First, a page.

Serenity Ebert. (Photo: Jonathan Maus/BikePortland)

And Kaufman is a trike rider by choice. Imagine what having a high-quality, relatively affordable e-trike on the market will do for people with disabilities, or anyone who isn’t confident on a two-wheeled bike. That’s why the City of Portland just added an electric trike model from Worksman to their Adaptive Biketown rental fleet.

Benefits aside, it’s not as if trikes are without flaws. In addition to the performance shortcomings, one very knowledgeable source I talked to about them recently said they are only fun to ride on very flat paths and surfaces. Since every road has a crowned angle to shed rain water, having two rear wheels on the same axle puts the rider at a slight, yet annoyingly noticeable tilt.

Beyond that, if you’re willing to give up some speed and efficiency for riding ease, stability, and a massive cargo capacity, the RadTrike is worth checking out. And if you’re a bit self-conscious about losing style points, let folks like Dan Kaufman and Portland bike activist Serenity Ebert (pictured) disabuse you of that notion.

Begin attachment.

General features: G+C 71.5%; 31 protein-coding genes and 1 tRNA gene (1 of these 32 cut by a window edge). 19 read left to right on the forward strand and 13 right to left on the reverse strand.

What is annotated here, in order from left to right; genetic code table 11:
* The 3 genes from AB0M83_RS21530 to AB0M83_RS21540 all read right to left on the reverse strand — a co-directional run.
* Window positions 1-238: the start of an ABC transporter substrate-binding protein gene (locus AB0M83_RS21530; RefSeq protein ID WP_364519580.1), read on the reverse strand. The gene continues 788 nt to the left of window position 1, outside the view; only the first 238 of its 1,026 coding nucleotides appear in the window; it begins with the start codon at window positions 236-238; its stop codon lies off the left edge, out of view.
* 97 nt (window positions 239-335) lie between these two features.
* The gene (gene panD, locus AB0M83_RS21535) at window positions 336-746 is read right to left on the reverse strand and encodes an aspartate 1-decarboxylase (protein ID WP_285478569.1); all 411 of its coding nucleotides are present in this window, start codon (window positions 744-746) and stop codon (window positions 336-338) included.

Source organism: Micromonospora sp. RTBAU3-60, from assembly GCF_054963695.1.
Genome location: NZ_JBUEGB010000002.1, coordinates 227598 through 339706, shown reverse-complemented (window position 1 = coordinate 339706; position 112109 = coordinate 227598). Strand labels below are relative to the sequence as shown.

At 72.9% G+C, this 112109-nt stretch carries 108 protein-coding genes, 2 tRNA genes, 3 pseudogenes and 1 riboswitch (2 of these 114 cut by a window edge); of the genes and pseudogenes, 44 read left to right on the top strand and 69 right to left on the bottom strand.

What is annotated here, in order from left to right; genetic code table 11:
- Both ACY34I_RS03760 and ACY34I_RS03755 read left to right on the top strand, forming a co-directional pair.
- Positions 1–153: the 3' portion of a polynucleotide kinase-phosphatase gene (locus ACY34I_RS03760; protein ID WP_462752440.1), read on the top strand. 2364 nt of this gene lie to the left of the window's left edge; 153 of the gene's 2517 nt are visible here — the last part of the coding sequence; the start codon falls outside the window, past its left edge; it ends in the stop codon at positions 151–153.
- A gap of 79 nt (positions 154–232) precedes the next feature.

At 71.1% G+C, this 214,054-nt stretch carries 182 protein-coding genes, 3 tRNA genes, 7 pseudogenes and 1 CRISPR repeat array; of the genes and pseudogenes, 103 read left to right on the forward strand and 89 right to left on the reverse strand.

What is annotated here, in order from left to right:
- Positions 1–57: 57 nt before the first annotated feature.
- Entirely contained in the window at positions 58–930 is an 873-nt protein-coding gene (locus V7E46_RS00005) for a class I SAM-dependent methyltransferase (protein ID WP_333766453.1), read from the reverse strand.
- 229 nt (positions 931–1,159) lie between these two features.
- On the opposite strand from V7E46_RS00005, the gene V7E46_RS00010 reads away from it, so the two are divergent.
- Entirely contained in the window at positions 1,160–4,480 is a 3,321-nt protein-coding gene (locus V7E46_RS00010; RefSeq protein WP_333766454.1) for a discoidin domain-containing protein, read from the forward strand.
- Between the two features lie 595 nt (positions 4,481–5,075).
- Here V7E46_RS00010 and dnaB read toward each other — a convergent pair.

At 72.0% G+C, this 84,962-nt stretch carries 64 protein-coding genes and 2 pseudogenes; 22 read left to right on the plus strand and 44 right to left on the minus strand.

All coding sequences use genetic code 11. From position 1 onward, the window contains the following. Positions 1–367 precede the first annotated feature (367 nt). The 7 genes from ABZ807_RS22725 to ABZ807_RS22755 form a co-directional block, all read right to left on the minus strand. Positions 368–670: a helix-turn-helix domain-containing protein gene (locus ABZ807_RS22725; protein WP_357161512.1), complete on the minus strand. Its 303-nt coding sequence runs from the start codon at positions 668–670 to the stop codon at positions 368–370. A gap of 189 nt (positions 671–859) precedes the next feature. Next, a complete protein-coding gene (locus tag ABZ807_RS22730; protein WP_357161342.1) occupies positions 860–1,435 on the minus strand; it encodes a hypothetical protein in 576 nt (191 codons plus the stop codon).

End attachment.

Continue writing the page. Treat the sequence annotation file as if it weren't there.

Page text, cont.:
Smirks aside, it’s the belief of this media outlet that trikes have always been cool. They just haven’t always been available.

“Maybe some folks can’t picture themselves on one, but I think they are as fun as hell,” says Kaufman. “You just gotta rock the trike!”

— Learn more about Rad’s new trike on their website or see this review from Electrek.

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Chris I
Chris I
1 month ago

82lb + rider weight, a 750W motor, throttle feature, aimed at casual riders who have trouble with balance? They say the assist speed is limited to 15mph, but I imagine quite a few of these are going to get dumped while attempting to corner at speed.

18″ x 2.25 tire size? What?

squareman
squareman
1 month ago
Reply to  Chris I

Probably only takes one dumpage or close call on a trike to learn to slow down on corners. Ultimately, they’re a lot more stable when operated within tolerances. Bicycles are more maneuverable, meaning they can also corner faster in ideal conditions, but that doesn’t mean I haven’t dumped mine for going too fast in wet or gravely conditions.

Muncie
Muncie
1 month ago
Reply to  Chris I

Rad has done proprietary tire sizes before, they have a 22″ rim out there, apparently. It’s an underhanded tactic to corner accessory sales. Bad trend for the bike industry, but par for the course when it comes to the current sketchy e-bike gold rush.

When I point out that so many of these bikes will be junked or abandoned in 5-10 years, this is what I’m taking about.

EP
EP
1 month ago